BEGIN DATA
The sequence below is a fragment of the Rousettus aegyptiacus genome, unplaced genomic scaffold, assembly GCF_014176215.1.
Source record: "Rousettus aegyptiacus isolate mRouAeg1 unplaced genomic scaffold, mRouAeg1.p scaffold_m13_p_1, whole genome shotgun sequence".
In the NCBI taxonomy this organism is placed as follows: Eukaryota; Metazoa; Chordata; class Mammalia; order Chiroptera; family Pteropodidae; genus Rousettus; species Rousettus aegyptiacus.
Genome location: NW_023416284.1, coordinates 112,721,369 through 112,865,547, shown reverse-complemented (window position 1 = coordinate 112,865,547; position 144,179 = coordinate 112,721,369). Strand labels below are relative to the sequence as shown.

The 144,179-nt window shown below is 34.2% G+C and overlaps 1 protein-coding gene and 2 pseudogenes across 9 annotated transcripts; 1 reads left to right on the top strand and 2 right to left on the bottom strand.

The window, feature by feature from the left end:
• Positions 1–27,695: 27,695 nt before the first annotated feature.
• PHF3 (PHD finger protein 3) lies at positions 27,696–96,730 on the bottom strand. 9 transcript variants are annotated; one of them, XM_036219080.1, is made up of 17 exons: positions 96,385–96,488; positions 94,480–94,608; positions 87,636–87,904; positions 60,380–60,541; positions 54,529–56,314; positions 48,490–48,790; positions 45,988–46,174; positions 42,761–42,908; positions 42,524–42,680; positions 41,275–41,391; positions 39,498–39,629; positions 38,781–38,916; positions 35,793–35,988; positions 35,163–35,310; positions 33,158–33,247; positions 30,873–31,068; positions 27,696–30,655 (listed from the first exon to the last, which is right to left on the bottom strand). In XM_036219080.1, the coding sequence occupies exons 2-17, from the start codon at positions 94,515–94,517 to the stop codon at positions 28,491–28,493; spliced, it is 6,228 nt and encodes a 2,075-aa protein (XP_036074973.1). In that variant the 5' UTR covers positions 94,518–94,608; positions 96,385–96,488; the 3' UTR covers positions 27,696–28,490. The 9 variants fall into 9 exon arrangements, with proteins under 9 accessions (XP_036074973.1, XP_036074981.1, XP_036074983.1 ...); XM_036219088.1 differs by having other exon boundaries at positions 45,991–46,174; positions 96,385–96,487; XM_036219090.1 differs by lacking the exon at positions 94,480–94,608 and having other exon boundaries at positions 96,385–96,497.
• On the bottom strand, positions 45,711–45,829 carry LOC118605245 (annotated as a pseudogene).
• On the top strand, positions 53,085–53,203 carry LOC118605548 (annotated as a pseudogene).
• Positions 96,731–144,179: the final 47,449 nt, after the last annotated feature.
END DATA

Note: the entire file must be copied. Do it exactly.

The sequence below is a fragment of the Rousettus aegyptiacus genome, unplaced genomic scaffold, assembly GCF_014176215.1.
Source record: "Rousettus aegyptiacus isolate mRouAeg1 unplaced genomic scaffold, mRouAeg1.p scaffold_m13_p_1, whole genome shotgun sequence".
In the NCBI taxonomy this organism is placed as follows: Eukaryota; Metazoa; Chordata; class Mammalia; order Chiroptera; family Pteropodidae; genus Rousettus; species Rousettus aegyptiacus.
Genome location: NW_023416284.1, coordinates 112,721,369 through 112,865,547, shown reverse-complemented (window position 1 = coordinate 112,865,547; position 144,179 = coordinate 112,721,369). Strand labels below are relative to the sequence as shown.

The 144,179-nt window shown below is 34.2% G+C and overlaps 1 protein-coding gene and 2 pseudogenes across 9 annotated transcripts; 1 reads left to right on the top strand and 2 right to left on the bottom strand.

The window, feature by feature from the left end:
• Positions 1–27,695: 27,695 nt before the first annotated feature.
• PHF3 (PHD finger protein 3) lies at positions 27,696–96,730 on the bottom strand. 9 transcript variants are annotated; one of them, XM_036219080.1, is made up of 17 exons: positions 96,385–96,488; positions 94,480–94,608; positions 87,636–87,904; positions 60,380–60,541; positions 54,529–56,314; positions 48,490–48,790; positions 45,988–46,174; positions 42,761–42,908; positions 42,524–42,680; positions 41,275–41,391; positions 39,498–39,629; positions 38,781–38,916; positions 35,793–35,988; positions 35,163–35,310; positions 33,158–33,247; positions 30,873–31,068; positions 27,696–30,655 (listed from the first exon to the last, which is right to left on the bottom strand). In XM_036219080.1, the coding sequence occupies exons 2-17, from the start codon at positions 94,515–94,517 to the stop codon at positions 28,491–28,493; spliced, it is 6,228 nt and encodes a 2,075-aa protein (XP_036074973.1). In that variant the 5' UTR covers positions 94,518–94,608; positions 96,385–96,488; the 3' UTR covers positions 27,696–28,490. The 9 variants fall into 9 exon arrangements, with proteins under 9 accessions (XP_036074973.1, XP_036074981.1, XP_036074983.1 ...); XM_036219088.1 differs by having other exon boundaries at positions 45,991–46,174; positions 96,385–96,487; XM_036219090.1 differs by lacking the exon at positions 94,480–94,608 and having other exon boundaries at positions 96,385–96,497.
• On the bottom strand, positions 45,711–45,829 carry LOC118605245 (annotated as a pseudogene).
• On the top strand, positions 53,085–53,203 carry LOC118605548 (annotated as a pseudogene).
• Positions 96,731–144,179: the final 47,449 nt, after the last annotated feature.